Neoatherosclerosis is a form of accelerated atherosclerosis that occurs within stented segments of the coronary vessel late or very late after drug-eluting stent (DES+) implantation via percutaneous coronary intervention (PCI). This proliferation of neointima with a formation of new atheromatous plaque within stent struts lacking re-endothelialization can provoke thrombotic occlusion and lead to catastrophic acute coronary events. Knowing that coronary artery disease is the leading single cause of mortality worldwide and that there is a constant trend of increase in PCI procedures, it is reasonable to conclude that late thrombotic events and neoatherosclerosis post-PCI remain an important therapeutic challenge. For these reasons, early identification of patients at risk through the means of advanced imaging methods or preventive solutions available through novel technological solutions in DES design that target proinflammatory pathways and enable optimized arterial healing are central strategies in prevention and treatment of in-stent neoatherosclerosis and thrombosis. Due to this, pre-clinical studies performed on animal models are crucial building blocks that enable the objective and scientific assessment of innovative technological and therapeutic solutions before they are introduced to early stages of human clinical trials. A comparative medicine approach allows designing and executing experiments in animal models with a high degree of similarity with human coronary anatomy possibly promising the translation of encouraging findings to human clinical studies. The aim of this review is to provide contemporary insights on the pathophysiology of neoatherosclerosis and in-stent thrombosis and emergence of novel biomedical and technological solutions used to counter them.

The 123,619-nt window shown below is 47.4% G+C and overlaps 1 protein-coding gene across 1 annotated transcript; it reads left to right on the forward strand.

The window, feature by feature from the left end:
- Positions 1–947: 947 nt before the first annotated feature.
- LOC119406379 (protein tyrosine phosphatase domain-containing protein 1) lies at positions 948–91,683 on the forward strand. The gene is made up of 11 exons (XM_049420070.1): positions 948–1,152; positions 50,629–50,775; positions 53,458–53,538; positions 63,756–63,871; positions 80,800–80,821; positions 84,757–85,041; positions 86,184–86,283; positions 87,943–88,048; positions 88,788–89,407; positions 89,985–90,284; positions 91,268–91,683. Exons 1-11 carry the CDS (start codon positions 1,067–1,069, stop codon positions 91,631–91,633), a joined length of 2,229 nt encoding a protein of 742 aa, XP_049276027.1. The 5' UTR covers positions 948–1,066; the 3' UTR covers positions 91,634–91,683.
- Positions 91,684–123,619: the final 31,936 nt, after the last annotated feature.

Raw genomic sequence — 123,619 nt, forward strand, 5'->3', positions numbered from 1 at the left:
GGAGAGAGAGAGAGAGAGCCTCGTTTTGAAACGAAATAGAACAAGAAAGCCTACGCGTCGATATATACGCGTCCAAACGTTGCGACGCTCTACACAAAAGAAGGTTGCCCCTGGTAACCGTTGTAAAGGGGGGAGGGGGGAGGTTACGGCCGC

|Appare nelle tipologie:||1.1 Articolo su rivista|